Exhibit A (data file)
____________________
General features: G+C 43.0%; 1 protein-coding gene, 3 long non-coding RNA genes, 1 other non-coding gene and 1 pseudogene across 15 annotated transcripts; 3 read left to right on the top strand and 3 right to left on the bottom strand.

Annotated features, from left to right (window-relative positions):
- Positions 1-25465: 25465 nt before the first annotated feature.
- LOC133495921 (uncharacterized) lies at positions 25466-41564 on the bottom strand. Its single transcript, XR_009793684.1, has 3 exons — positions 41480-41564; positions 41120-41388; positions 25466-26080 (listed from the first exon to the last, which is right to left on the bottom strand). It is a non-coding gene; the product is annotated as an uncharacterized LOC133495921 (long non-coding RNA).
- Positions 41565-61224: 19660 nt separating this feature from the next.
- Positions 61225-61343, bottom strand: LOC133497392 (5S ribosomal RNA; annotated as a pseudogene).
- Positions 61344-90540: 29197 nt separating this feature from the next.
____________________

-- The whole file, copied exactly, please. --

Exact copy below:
General features: G+C 43.0%; 1 protein-coding gene, 3 long non-coding RNA genes, 1 other non-coding gene and 1 pseudogene across 15 annotated transcripts; 3 read left to right on the top strand and 3 right to left on the bottom strand.

Annotated features, from left to right (window-relative positions):
- Positions 1-25465: 25465 nt before the first annotated feature.
- LOC133495921 (uncharacterized) lies at positions 25466-41564 on the bottom strand. Its single transcript, XR_009793684.1, has 3 exons — positions 41480-41564; positions 41120-41388; positions 25466-26080 (listed from the first exon to the last, which is right to left on the bottom strand). It is a non-coding gene; the product is annotated as an uncharacterized LOC133495921 (long non-coding RNA).
- Positions 41565-61224: 19660 nt separating this feature from the next.
- Positions 61225-61343, bottom strand: LOC133497392 (5S ribosomal RNA; annotated as a pseudogene).
- Positions 61344-90540: 29197 nt separating this feature from the next.